The file extension actually has absolutely nothing to do with the data in the file or how that data is structured. Windows likes to make you think the extension is somehow magical - it's not, it's just part of the file name, and tells Windows which program to launch when you open the file. (Linux/Android and MacOS/iOS still use file extensions a bit, but not nearly to the same degree that Windows does.)
You are completely correct that you can dump some data into a file, call it
virus.png and it'll get opened by an image viewer. Call it
virus.docx and it'll get opened by MS Word.
If you take a well-written program and feed it file containing data that it's not expecting, nothing exciting should happen. The program should give an error about a "corrupted file" or something similar and move on with its life. The problem happens when the program is not well-written - usually due to some small bug like a programmer forgetting to check the bounds of an array, forgetting to check for null pointers, or forgetting to put braces
} on an
Even if there is a bug, 99.999...% of malformed data will get the "corrupted file" error. Only if you construct the data very carefully can you get something malicious to happen. For a concrete example, see the section on StageFright below.
(Thanks to @octern's comment for this).
Malicious payloads in innocent-seeming files
Yes, what you're describing is actually a common attack vector - hence the general fear of opening unknown email attachments.
As an attacker, if you know that there's a vulnerability in a specific program, say the default Windows image viewer, then you can construct a malicious file designed to exploit this. Usually this means that you know that a certain line of code in the viewer does not check the bounds of an array, so you build a malformed
.png specifically designed to do a buffer overflow attack and get the program to run code that your inserted.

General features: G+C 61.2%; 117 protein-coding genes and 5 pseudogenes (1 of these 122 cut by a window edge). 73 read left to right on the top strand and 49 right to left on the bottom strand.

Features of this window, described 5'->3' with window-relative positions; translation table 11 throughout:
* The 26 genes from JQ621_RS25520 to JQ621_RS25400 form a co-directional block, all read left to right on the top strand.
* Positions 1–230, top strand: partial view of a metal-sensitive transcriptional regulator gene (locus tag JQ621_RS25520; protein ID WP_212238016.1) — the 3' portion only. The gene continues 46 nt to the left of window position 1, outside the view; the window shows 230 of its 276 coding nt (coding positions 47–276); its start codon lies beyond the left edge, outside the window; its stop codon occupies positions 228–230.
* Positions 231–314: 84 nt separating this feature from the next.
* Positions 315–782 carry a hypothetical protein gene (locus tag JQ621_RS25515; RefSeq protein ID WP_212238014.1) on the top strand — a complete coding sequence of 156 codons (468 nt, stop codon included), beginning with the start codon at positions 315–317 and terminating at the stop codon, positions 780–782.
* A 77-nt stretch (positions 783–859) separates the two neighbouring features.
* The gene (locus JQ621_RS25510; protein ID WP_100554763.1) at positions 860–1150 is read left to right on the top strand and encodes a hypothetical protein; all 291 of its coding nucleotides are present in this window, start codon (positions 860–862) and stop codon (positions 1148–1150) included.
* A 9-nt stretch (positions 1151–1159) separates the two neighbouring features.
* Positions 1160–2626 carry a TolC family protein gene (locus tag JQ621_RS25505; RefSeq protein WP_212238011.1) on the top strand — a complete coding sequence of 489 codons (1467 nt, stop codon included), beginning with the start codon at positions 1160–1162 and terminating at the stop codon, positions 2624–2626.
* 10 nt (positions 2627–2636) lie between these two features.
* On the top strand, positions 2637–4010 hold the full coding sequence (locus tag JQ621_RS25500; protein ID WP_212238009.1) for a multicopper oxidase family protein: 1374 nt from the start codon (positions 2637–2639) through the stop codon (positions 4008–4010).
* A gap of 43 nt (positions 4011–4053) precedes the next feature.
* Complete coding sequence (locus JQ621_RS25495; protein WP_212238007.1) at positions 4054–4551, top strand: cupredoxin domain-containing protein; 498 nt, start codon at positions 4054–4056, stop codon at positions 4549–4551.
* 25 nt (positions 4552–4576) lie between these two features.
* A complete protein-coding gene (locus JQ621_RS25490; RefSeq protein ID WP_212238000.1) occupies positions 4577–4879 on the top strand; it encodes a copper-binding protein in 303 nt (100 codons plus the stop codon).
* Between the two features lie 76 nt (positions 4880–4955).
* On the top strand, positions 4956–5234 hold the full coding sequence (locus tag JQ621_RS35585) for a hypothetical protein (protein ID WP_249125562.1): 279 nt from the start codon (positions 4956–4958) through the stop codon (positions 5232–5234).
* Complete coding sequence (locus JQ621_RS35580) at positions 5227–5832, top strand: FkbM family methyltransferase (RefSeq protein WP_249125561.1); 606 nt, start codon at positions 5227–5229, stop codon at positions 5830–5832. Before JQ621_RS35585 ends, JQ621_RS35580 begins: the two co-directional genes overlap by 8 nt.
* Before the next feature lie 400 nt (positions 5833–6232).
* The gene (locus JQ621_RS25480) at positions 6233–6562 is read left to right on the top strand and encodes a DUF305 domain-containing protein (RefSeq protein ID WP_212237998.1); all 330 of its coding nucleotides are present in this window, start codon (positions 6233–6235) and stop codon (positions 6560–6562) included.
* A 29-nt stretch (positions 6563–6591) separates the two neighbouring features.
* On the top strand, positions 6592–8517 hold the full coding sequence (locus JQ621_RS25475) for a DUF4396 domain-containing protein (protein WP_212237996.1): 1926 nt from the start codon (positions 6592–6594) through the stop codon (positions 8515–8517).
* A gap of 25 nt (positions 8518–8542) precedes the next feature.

For example, here's a vulnerability report about the open source library libpng [CVE-2004-0597].
Multiple buffer overflows in libpng 1.2.5 and earlier, as used in multiple products, allow remote attackers to execute arbitrary code via malformed PNG images in which (1) the png_handle_tRNS function does not properly validate the length of transparency chunk (tRNS) data, or the (2) png_handle_sBIT or (3) png_handle_hIST functions do not perform sufficient bounds checking.
Aside: a Common Vulnerabilities and Exposures (CVE) is a way to track known vulnerabilities in public software. The list of known vulnerabilities can be searched here: https://cve.mitre.org/cve/cve.html
If you search the CVE's for "png" you will find hundreds of vulnerabilities and attacks just like the one you imagined in your question.
The StageFright Android vulnerability of April 2015 was very similar: there was a buffer overflow vulnerability in Android's core multimedia library, and by sending a malformed audio/video file by MMS (multimedia message), an attacker could get complete control of the phone.
The original exploit for this vulnerability, was for an attacker to send a 3GPP audio / video file in which looked like a valid audio/video file, except that one of the integer fields in the metadata was abnormally large, causing an integer overflow. If the large "integer" actually contained executable code, this could end being run on the phone, which is why this kind of vulnerability is called an "arbitrary code execution vulnerability".
PDF and MS Word exploits
If you search the CVE's for "pdf" or "word" you'll find a whole pile of arbitrary code execution vulnerabilities that people have been able to exploit with those file types (wow - a number of very recent ones for Word too, neat). That's why
.docx are commonly used as email attachments that carry viruses.